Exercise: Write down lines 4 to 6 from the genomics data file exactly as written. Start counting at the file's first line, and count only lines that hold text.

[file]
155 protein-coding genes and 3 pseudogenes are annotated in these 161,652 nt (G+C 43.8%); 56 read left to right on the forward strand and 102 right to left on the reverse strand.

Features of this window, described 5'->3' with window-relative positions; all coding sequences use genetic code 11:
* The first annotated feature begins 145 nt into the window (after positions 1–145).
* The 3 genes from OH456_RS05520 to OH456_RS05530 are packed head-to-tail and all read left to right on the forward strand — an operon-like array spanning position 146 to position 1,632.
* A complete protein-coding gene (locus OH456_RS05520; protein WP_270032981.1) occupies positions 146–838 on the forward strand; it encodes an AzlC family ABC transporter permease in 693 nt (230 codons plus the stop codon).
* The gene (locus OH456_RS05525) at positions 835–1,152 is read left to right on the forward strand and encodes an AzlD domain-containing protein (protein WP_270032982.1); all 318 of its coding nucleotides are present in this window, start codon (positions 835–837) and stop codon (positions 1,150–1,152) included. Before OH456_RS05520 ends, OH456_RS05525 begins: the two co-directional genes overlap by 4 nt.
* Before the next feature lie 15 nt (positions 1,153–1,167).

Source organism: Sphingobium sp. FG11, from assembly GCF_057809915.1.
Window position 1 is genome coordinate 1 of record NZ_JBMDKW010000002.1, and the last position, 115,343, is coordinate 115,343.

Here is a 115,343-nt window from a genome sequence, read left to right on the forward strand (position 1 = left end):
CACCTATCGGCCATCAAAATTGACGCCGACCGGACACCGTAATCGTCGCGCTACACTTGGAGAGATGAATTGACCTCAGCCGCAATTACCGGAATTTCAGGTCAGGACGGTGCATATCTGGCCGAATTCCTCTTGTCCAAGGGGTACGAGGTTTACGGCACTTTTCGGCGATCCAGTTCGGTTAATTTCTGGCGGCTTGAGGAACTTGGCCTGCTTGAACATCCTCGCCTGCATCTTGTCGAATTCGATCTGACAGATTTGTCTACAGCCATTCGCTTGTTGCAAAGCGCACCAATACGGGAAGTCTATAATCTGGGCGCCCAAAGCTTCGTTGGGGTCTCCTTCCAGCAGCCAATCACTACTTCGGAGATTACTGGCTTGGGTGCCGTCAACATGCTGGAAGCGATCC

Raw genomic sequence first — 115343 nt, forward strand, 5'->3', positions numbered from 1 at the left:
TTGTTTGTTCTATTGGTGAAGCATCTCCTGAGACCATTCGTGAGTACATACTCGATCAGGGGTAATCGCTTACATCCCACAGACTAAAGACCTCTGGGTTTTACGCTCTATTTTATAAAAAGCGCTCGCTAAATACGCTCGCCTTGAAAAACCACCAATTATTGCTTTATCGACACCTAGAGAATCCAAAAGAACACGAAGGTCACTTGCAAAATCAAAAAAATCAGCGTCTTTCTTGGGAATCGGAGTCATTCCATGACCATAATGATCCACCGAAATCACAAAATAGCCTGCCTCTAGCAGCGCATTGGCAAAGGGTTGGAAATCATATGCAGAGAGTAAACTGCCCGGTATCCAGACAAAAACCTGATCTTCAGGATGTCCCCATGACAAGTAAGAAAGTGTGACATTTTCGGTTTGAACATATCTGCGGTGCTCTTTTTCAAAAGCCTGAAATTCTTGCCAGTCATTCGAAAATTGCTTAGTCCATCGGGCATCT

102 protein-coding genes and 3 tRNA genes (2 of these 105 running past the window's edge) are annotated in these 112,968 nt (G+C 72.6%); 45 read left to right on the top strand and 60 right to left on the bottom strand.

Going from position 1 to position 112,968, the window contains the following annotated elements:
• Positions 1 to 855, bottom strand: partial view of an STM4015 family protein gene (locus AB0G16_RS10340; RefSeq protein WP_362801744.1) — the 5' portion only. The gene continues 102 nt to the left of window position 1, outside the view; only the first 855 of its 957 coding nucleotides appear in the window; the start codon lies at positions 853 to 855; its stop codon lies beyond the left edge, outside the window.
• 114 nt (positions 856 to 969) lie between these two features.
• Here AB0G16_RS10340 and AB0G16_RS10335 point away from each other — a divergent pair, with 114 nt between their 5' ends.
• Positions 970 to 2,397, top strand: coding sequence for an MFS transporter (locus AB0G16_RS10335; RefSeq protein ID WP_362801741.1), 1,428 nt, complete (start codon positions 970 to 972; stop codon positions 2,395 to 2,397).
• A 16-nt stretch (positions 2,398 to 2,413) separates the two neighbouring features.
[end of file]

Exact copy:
* The 3 genes from OH456_RS05520 to OH456_RS05530 are packed head-to-tail and all read left to right on the forward strand — an operon-like array spanning position 146 to position 1,632.
* A complete protein-coding gene (locus OH456_RS05520; protein WP_270032981.1) occupies positions 146–838 on the forward strand; it encodes an AzlC family ABC transporter permease in 693 nt (230 codons plus the stop codon).
* The gene (locus OH456_RS05525) at positions 835–1,152 is read left to right on the forward strand and encodes an AzlD domain-containing protein (protein WP_270032982.1); all 318 of its coding nucleotides are present in this window, start codon (positions 835–837) and stop codon (positions 1,150–1,152) included. Before OH456_RS05520 ends, OH456_RS05525 begins: the two co-directional genes overlap by 4 nt.